The Goodyear Welt process is a method of shoemaking that can be done either by machine or by hand. In 1874 Charles Goodyear devised a machine that mechanised this process making it much easier and more productive. However, even today, the operation of this machine requires a certain amount of skill from the operator.
It is one of the oldest, most durable and elaborate methods. It consists of sewing "the cut" with the leather frame and sole and then sewing the other part of the welt to the floor. Between the sole and the sole, a steel bar or other rigid component called cambrillón is inserted to strengthen the tread and a natural cork agglomerate that adapts to the shape of the foot and which, in addition to making the shoe more comfortable, serves as a natural insulator to the humidity of the ground.
SELECTION OF THE BEST LEATHERS AND SOLES
Berwick 1707 uses a selection of the best leathers on the market depending on the type of finish required. Our leathers come from the best French, English, Italian, Spanish and American tanneries.
The different pieces of leather that make up a model can be cut manually, which requires a high degree of precision on the part of the operator, with a die, exerting pressure on a sharp piece of iron or with automatic machines, incorporating new computer technologies to facilitate and speed up the process.
MAKING OF THE SHOES
All the leather pieces necessary to make the shoe are sewn together to form the so-called "cut", i.e. the union of all the leather pieces ready to assemble the shoe.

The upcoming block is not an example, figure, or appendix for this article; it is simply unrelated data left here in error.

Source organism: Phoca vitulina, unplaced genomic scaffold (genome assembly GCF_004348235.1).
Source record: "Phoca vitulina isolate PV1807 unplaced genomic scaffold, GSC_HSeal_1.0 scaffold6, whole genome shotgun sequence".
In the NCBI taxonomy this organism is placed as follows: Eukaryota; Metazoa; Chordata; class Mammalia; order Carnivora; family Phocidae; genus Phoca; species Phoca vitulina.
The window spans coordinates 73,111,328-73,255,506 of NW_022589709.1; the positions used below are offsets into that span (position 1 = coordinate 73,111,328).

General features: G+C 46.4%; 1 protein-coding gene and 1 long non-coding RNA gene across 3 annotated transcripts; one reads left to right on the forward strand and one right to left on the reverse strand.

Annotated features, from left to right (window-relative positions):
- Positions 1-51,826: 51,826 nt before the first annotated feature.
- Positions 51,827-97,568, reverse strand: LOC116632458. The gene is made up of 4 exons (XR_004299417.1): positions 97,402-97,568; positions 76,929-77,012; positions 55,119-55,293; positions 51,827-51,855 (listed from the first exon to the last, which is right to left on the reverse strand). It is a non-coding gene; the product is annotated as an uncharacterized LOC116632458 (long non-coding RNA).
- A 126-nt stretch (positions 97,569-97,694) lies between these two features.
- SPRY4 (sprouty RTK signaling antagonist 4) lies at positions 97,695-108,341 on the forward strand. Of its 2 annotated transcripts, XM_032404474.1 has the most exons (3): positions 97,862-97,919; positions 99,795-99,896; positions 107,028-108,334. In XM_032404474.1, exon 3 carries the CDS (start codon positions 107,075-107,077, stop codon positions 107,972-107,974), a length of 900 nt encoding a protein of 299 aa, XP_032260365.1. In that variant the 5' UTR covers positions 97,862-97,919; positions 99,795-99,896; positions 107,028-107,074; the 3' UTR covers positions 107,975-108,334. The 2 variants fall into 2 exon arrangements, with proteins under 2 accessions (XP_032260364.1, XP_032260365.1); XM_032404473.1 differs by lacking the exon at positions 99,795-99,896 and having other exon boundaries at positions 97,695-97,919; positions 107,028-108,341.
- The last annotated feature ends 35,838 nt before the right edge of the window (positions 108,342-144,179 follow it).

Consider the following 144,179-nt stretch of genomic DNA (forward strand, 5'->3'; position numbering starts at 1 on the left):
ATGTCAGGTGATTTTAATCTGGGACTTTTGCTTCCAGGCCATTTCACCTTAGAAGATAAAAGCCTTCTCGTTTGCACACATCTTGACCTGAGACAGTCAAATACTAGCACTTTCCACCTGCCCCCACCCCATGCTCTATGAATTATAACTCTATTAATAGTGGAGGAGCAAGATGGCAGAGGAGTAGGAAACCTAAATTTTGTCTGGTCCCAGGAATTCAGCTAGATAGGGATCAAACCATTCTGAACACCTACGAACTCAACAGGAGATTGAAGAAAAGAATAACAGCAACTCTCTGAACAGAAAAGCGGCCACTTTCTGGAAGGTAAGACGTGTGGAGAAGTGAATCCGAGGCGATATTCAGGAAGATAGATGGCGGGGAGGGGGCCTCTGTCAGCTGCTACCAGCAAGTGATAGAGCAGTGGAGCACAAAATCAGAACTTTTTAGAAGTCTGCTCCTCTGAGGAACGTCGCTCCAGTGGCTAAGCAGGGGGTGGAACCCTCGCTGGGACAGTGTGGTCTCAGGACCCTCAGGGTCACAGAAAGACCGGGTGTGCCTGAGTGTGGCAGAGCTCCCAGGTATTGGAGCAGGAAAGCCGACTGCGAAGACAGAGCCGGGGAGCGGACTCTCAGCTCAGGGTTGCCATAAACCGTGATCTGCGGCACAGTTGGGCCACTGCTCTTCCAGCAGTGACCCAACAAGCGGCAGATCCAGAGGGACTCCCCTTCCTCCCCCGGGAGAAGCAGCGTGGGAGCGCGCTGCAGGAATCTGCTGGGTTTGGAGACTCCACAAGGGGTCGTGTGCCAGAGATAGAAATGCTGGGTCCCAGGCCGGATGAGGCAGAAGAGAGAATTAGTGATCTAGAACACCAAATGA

The manufacture of Goodyear Welt shoes involves more than 200 manual operations. Once the shoe is cut and the leather parts are assembled and sewn together, including the lining, it is mounted on a last with a leather sole with a protruding edge, which can be made of leather or a very resistant fabric called "wall", where a strip of leather about 1.5-2 cm. wide is sewn. This plant, also called "palmilla", leaves a hollow on the inside of the wall which is filled with a paste made of natural cork and an agglomerating paste for greater comfort and insulation of the floor. At the back, from the middle of the heel to the front, a metal piece of about 8-10 cm is placed to reinforce the structure of the shoe.
Afterwards, the external part of the leather strip is sewn to the sole, which can be made of rubber or leather, thus joining the leather body of the shoe, the sole and the sole by this double stitching. The outside excess is trimmed and polished by an operation, entirely manual, called "devirado", that is to say, the removal of the excess welt.
The various subsequent processes consist mainly of finishing the leather, inking and polishing the heels and edges, cleaning and packaging.
One of the main particularities of this manufacturing system is the result of a strong, compact but at the same time comfortable, flexible and durable shoe, very durable.
Goodyear Welt shoe purists change the soles of their shoes when they are worn out without damaging the structure of the shoe, maintaining its appearance and the previous adaptation to our foot.